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Big Stone Lake State Park

This is my first weekend Flog—so it’s a good thing I did something kind of interesting this weekend! After work on Friday I drove out of the storm and into the sunny and windy far western Minnesota evening. I camped for the weekend at Big Stone Lake State Park, right on the MN-SD border. The lake makes up part of the curve of that bump that sticks out of the central west edge of the state, and I could see South Dakota from my campsite.

It doesn’t beat the Boundary Waters but it was a nice change of pace for the weekend. I enjoyed spending time by myself, reading, running a little, and exploring the state park some. The park’s north unit, the “Bonanza area” (Even Cowgirls Get the Blues, anyone?), has some prairie restorations on dry, gravelly hills, and some treed areas near the lake. Not to sound like late-1700s Quaker explorer and botanist William Bartram, but I saw about 40 leopard frogs on one beach and estimated a frog density of 10 per square meter at some parts in the woods! The best thing I saw in the woods there was a spring/groundwater seep with clear, cold water coming out and running in a little stream to the lake. The spring and streambeds were full of reddish buildup, indicating the presence of iron-oxidizing bacteria, just like I learned about in a paleobiology class a few years ago! Sadly, the clear spring water was too good for the green, nutrient-loaded Big Stone Lake.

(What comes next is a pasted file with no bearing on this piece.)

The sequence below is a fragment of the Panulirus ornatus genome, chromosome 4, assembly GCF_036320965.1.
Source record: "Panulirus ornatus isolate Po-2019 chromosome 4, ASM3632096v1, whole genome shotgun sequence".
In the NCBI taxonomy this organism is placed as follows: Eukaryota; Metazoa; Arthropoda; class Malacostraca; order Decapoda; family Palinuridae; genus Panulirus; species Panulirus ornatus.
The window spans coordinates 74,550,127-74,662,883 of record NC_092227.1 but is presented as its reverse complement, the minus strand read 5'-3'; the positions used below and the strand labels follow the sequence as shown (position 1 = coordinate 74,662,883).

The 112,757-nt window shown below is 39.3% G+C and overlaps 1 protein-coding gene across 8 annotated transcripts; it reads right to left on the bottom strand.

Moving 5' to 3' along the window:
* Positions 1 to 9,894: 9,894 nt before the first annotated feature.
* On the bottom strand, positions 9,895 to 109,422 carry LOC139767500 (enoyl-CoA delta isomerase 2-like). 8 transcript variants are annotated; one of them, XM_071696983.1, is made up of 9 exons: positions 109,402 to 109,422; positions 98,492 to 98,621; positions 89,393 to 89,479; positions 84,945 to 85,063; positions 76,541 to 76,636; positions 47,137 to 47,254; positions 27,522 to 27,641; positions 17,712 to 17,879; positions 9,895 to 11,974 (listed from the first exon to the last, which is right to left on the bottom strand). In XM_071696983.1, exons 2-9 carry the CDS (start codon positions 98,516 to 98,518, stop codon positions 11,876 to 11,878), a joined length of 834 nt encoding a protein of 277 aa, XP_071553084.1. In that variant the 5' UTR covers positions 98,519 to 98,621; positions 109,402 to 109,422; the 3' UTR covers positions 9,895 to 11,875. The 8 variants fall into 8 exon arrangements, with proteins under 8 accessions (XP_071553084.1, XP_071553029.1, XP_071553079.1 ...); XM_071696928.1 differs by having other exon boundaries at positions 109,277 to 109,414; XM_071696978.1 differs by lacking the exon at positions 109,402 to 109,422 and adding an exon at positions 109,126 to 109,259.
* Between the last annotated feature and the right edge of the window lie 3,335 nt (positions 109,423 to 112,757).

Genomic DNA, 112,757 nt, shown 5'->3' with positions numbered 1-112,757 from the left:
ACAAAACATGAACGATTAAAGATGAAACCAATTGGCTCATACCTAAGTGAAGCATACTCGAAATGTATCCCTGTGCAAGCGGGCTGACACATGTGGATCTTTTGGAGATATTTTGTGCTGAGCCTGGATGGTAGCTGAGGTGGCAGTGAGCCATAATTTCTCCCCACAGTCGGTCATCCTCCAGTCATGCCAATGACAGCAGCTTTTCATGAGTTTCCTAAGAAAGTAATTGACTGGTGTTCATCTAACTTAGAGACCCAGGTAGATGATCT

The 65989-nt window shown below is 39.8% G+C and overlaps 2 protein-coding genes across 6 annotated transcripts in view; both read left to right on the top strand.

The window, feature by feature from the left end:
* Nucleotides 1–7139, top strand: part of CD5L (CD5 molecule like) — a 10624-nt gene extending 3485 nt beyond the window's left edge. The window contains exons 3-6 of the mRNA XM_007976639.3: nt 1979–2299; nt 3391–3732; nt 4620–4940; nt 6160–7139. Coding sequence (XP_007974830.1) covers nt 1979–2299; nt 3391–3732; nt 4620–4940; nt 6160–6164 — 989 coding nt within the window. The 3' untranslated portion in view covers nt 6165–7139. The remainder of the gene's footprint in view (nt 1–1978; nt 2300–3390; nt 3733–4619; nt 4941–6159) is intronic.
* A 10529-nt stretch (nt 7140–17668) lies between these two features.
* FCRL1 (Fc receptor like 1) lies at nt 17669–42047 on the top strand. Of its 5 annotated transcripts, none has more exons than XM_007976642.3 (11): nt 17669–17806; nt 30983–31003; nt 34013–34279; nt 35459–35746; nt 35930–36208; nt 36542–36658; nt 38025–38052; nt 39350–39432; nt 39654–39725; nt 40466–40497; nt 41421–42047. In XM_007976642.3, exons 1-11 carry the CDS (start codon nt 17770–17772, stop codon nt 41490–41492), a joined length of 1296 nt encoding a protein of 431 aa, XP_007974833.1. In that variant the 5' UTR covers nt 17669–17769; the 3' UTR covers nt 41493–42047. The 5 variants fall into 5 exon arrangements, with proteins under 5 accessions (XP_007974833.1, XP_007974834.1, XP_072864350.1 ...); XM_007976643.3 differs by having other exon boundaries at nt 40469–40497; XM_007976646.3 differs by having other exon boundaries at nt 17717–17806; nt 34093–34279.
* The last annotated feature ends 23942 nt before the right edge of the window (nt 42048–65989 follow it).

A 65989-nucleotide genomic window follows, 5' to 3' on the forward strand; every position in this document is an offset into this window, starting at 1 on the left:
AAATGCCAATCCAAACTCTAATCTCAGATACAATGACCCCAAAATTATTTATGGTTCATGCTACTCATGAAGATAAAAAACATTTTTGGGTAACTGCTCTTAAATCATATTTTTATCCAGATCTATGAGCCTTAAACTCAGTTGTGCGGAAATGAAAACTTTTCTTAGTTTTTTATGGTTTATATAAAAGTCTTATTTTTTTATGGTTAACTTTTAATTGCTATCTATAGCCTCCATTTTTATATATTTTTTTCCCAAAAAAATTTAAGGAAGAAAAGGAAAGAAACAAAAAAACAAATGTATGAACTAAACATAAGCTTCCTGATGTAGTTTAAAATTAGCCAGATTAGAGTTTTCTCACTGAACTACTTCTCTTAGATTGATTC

Some of the prairie-type areas I saw had lots of native grasses and plants, while others were more weedy, invaded by brome, woody plants, and some thistles—including one plant that towered over my head, yikes! I have always rolled my eyes at the Aldo Leopoldo quote about the ecologist seeing “a world of wounds,” thinking that I still appreciated invaded areas as preferable to concrete, but to my dismay this trip I found myself looking with a disappointed eye at the less healthy and diverse prairie sites I saw. This was probably bound to happen at some point the more time I spend in prairie ecosystems and thinking about their health and vigor, but I did not think I was going to become that person! I guess it’s a good reminder that opinions aren’t set in stone and to make space for yourself and others to learn and change! 

I did learn from a knowledgeable woman who worked for the park that the mass of aquatic plant matter by the swimming beach was made up of mostly native species, so that’s something anyway.

Iron spring––note the red buildup!
Nice evening at the campsite. I finished my book!
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